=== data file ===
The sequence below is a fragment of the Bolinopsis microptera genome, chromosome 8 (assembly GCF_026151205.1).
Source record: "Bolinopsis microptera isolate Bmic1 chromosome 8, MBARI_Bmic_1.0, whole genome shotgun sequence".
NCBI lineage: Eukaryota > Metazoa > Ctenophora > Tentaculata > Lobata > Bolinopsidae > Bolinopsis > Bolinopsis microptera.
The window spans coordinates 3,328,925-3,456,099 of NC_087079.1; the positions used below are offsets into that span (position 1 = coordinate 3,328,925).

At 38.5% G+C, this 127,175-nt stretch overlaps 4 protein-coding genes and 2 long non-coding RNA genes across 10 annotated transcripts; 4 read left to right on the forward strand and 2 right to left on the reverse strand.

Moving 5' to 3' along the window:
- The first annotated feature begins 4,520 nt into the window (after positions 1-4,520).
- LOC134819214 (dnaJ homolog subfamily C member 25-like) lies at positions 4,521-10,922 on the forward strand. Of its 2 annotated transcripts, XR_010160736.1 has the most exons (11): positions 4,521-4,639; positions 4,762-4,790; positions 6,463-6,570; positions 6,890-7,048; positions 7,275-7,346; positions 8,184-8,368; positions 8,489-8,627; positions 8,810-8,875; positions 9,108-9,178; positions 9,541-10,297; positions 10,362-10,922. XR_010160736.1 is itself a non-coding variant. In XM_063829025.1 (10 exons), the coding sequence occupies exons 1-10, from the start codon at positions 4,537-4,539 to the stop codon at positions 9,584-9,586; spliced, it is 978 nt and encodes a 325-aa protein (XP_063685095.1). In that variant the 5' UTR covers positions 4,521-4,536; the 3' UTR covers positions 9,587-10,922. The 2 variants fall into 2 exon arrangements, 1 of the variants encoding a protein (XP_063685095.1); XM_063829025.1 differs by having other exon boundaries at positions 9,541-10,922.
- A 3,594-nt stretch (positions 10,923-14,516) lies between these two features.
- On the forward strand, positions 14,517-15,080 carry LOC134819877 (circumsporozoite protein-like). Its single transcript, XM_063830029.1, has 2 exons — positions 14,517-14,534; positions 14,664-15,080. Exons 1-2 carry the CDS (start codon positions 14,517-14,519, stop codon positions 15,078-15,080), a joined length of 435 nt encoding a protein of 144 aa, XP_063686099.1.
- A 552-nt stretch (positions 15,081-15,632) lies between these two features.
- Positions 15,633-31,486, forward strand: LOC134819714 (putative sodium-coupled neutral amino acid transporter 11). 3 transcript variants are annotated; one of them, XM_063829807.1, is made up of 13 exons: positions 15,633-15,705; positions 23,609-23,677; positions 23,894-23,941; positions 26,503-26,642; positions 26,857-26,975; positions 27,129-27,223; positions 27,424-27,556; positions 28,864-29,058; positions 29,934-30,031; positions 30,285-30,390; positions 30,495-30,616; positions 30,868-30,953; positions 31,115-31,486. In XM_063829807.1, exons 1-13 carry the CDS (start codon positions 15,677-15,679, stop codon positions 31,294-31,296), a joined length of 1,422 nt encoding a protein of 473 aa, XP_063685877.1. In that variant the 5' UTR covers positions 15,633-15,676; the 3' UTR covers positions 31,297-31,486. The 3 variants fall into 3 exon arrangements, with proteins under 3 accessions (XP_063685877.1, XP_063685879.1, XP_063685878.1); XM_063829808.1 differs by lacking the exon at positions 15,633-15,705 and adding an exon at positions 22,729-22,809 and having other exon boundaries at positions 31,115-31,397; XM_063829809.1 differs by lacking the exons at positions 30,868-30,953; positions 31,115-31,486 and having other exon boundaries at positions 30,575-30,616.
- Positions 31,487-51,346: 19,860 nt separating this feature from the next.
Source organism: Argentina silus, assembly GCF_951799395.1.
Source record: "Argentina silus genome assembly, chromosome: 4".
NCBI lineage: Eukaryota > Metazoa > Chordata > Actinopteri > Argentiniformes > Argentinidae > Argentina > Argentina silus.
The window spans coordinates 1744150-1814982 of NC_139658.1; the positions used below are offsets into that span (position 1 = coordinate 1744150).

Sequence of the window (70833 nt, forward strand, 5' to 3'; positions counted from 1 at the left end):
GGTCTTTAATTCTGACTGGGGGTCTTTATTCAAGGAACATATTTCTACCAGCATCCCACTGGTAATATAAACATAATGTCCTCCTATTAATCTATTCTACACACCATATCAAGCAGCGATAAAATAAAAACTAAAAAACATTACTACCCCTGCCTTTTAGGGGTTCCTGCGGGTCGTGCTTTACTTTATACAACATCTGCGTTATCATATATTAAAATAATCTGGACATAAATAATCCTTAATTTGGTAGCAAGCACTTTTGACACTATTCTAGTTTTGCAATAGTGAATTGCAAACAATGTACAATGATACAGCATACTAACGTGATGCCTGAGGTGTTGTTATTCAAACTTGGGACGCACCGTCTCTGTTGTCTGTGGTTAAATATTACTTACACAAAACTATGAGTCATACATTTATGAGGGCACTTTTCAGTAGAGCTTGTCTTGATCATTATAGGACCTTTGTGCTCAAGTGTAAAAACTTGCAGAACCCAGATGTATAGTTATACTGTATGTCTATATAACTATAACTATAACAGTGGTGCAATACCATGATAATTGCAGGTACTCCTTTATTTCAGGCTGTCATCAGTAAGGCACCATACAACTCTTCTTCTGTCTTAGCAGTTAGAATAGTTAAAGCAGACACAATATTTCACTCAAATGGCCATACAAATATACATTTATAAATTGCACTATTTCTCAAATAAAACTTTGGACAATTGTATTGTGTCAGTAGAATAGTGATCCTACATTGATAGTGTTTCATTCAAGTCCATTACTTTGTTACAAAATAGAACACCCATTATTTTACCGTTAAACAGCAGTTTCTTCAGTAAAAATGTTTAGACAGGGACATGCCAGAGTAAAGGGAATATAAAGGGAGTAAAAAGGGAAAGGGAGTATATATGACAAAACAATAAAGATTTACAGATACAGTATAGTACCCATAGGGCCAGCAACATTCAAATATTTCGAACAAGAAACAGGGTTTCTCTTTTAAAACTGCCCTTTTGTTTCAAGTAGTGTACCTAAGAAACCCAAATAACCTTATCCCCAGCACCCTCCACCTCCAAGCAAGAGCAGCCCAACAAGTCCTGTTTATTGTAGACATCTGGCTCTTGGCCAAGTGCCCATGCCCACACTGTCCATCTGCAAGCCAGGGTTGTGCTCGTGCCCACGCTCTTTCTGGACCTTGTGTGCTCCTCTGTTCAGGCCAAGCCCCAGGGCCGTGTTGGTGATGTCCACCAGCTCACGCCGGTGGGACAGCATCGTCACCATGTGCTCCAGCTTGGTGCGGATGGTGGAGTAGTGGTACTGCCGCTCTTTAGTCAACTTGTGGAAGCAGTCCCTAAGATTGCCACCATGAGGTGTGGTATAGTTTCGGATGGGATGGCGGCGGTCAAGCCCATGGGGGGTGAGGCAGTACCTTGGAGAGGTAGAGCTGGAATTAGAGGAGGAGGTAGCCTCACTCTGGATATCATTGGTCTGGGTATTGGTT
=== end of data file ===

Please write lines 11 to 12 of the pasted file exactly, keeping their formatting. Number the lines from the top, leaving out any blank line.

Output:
- A 552-nt stretch (positions 15,081-15,632) lies between these two features.
- Positions 15,633-31,486, forward strand: LOC134819714 (putative sodium-coupled neutral amino acid transporter 11). 3 transcript variants are annotated; one of them, XM_063829807.1, is made up of 13 exons: positions 15,633-15,705; positions 23,609-23,677; positions 23,894-23,941; positions 26,503-26,642; positions 26,857-26,975; positions 27,129-27,223; positions 27,424-27,556; positions 28,864-29,058; positions 29,934-30,031; positions 30,285-30,390; positions 30,495-30,616; positions 30,868-30,953; positions 31,115-31,486. In XM_063829807.1, exons 1-13 carry the CDS (start codon positions 15,677-15,679, stop codon positions 31,294-31,296), a joined length of 1,422 nt encoding a protein of 473 aa, XP_063685877.1. In that variant the 5' UTR covers positions 15,633-15,676; the 3' UTR covers positions 31,297-31,486. The 3 variants fall into 3 exon arrangements, with proteins under 3 accessions (XP_063685877.1, XP_063685879.1, XP_063685878.1); XM_063829808.1 differs by lacking the exon at positions 15,633-15,705 and adding an exon at positions 22,729-22,809 and having other exon boundaries at positions 31,115-31,397; XM_063829809.1 differs by lacking the exons at positions 30,868-30,953; positions 31,115-31,486 and having other exon boundaries at positions 30,575-30,616.